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a literary journal published by the Black Earth Institute dedicated to re-forging the links between art and spirit, earth and society

Lauren Camp

Forest Man
The forest stands at the door, a lone man in a light
green shirt. An owl sits in his hat, confessing
simple hymns that are scarfed into clouds. The man
holds a small box of baby birds and insects covered
in leaves. The pathway he took to town
is a small umbrella of gems: bloodroot and hickory,
trillium and oak, an avalanche of wise eyes sighing,
the constant monologue of hummingbird wings.
Stiff from walking such a distance through autumn’s
altar, his many limbs are twisted. He salutes me,
then gently stomps muddy feet on the doorstep.
Jays land on the muscles of his branches, breasts high,
churning their infinite tones. Spiders trace a path
along his long legs, up the dusty window of his body.
The forest man smells of pine and chocolate mints.
I wasn’t expecting him. He reaches out to shake
my hand; my arms tremble and sigh like aspen tips.
He is an old beekeeper – extremely tall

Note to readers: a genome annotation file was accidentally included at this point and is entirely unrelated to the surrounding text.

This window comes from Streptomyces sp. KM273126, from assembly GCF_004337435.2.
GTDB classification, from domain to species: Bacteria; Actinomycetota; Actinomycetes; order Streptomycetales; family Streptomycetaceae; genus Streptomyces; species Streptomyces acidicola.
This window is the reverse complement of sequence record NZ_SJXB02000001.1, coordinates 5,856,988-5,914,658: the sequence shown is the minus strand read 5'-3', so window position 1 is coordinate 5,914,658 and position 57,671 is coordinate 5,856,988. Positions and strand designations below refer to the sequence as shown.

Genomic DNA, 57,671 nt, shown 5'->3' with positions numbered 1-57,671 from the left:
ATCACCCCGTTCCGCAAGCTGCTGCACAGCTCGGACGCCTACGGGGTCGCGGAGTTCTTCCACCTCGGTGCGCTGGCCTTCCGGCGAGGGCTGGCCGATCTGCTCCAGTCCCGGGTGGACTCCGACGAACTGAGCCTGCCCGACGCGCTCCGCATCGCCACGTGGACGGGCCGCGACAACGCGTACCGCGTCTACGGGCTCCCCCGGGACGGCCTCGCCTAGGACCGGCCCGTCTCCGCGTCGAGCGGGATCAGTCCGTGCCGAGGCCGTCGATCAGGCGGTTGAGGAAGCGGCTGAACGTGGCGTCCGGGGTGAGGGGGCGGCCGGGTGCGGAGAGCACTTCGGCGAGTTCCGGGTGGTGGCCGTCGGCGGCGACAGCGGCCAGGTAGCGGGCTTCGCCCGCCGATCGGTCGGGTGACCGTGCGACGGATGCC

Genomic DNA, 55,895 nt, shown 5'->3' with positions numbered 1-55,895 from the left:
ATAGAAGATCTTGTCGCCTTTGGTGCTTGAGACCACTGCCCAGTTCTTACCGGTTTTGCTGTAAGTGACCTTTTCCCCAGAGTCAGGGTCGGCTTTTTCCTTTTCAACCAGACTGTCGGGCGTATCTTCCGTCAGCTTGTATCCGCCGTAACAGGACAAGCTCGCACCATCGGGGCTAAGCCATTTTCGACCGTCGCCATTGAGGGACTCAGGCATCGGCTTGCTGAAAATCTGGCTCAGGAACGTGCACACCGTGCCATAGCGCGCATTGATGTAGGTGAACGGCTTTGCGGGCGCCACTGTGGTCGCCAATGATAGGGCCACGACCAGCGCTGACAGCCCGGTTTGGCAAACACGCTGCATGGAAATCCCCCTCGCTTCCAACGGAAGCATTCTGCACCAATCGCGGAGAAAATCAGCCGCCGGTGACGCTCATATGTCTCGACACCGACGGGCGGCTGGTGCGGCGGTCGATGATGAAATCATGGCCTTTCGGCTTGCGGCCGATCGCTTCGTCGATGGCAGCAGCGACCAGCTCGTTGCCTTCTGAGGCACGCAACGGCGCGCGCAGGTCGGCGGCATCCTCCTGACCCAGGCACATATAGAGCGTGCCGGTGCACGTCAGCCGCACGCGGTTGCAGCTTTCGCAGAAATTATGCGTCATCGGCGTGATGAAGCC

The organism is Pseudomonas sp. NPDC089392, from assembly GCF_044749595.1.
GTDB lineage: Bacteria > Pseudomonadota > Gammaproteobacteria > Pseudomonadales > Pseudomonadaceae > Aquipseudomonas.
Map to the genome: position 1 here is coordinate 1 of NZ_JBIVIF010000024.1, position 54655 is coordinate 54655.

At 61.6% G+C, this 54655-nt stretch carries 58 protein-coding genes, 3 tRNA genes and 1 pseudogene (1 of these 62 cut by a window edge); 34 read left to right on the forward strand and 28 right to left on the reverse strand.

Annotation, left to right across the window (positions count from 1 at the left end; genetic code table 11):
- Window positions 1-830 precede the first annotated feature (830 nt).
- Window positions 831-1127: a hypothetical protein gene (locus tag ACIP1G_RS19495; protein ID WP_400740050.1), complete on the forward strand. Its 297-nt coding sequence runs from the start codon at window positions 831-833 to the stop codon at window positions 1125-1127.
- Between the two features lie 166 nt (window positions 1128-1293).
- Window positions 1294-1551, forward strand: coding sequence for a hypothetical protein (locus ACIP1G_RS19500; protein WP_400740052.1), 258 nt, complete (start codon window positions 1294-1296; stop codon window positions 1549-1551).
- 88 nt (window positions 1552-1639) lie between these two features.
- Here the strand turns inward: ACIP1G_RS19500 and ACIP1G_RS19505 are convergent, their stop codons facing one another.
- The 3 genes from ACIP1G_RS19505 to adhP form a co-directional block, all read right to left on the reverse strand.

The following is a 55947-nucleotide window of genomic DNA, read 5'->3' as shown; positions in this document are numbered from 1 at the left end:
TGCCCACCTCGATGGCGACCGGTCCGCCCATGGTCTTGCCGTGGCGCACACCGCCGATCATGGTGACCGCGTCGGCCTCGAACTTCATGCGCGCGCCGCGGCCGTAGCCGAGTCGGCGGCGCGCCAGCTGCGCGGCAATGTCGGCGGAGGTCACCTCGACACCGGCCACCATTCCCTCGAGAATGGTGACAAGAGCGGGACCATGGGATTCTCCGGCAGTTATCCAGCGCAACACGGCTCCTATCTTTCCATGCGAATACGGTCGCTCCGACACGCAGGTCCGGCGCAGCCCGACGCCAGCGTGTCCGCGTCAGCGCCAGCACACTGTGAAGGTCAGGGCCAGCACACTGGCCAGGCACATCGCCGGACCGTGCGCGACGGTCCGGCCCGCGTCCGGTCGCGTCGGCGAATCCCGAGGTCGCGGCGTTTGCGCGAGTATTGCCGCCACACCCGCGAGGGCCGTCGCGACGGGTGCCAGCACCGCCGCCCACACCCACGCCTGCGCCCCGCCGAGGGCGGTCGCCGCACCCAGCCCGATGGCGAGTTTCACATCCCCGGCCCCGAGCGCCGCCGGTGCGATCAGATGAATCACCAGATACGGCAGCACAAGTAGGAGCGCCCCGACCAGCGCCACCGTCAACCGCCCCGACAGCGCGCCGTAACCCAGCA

but hunched by wind. He has visited before;
he comes when I forget him, his taut body painted
red whorls and honey-felted mosses. Squinting, ridged.
The man has whiskers because all nice things
are whiskered, though most people don’t know this.
He speaks and I am wrapped in a blanket of his voice,
the tenor of his whisper, a hilltop, the drowsy light
of dusk. I lean in to hear better and the soft places
of my heart open. I keep busy then because the sound
is just what I need, and the sun continues beating.
I study the category of light moving aimless up
one side of my house. The forest man has brought
wild mushrooms and fresh raspberries. He pours
rainwater into my fanciest cups. Suddenly I am
ravenous for the clear taste of sky, for the unmappable
nourishment of dirt. We hike off together through
a trail of flannel trees, listening to each one
confidently building its next concentric ring.
Lauren Camp is the author of This Business of Wisdom (West End Press) and editor of the poetry blog, Which Silk Shirt. Co-Winner of The Anna Davidson Rosenberg Poetry Awards 2012, her poems have appeared in J Journal, Beloit Poetry Journal, Linebreak, and you are here. She has also guest edited special sections for World Literature Today (on international jazz poetry) and for Malpaís Review (on the poetry of Iraq). On Sundays, she hosts “Audio Saucepan,” a global music/poetry program on Santa Fe Public Radio. Online at (website) and (blog).


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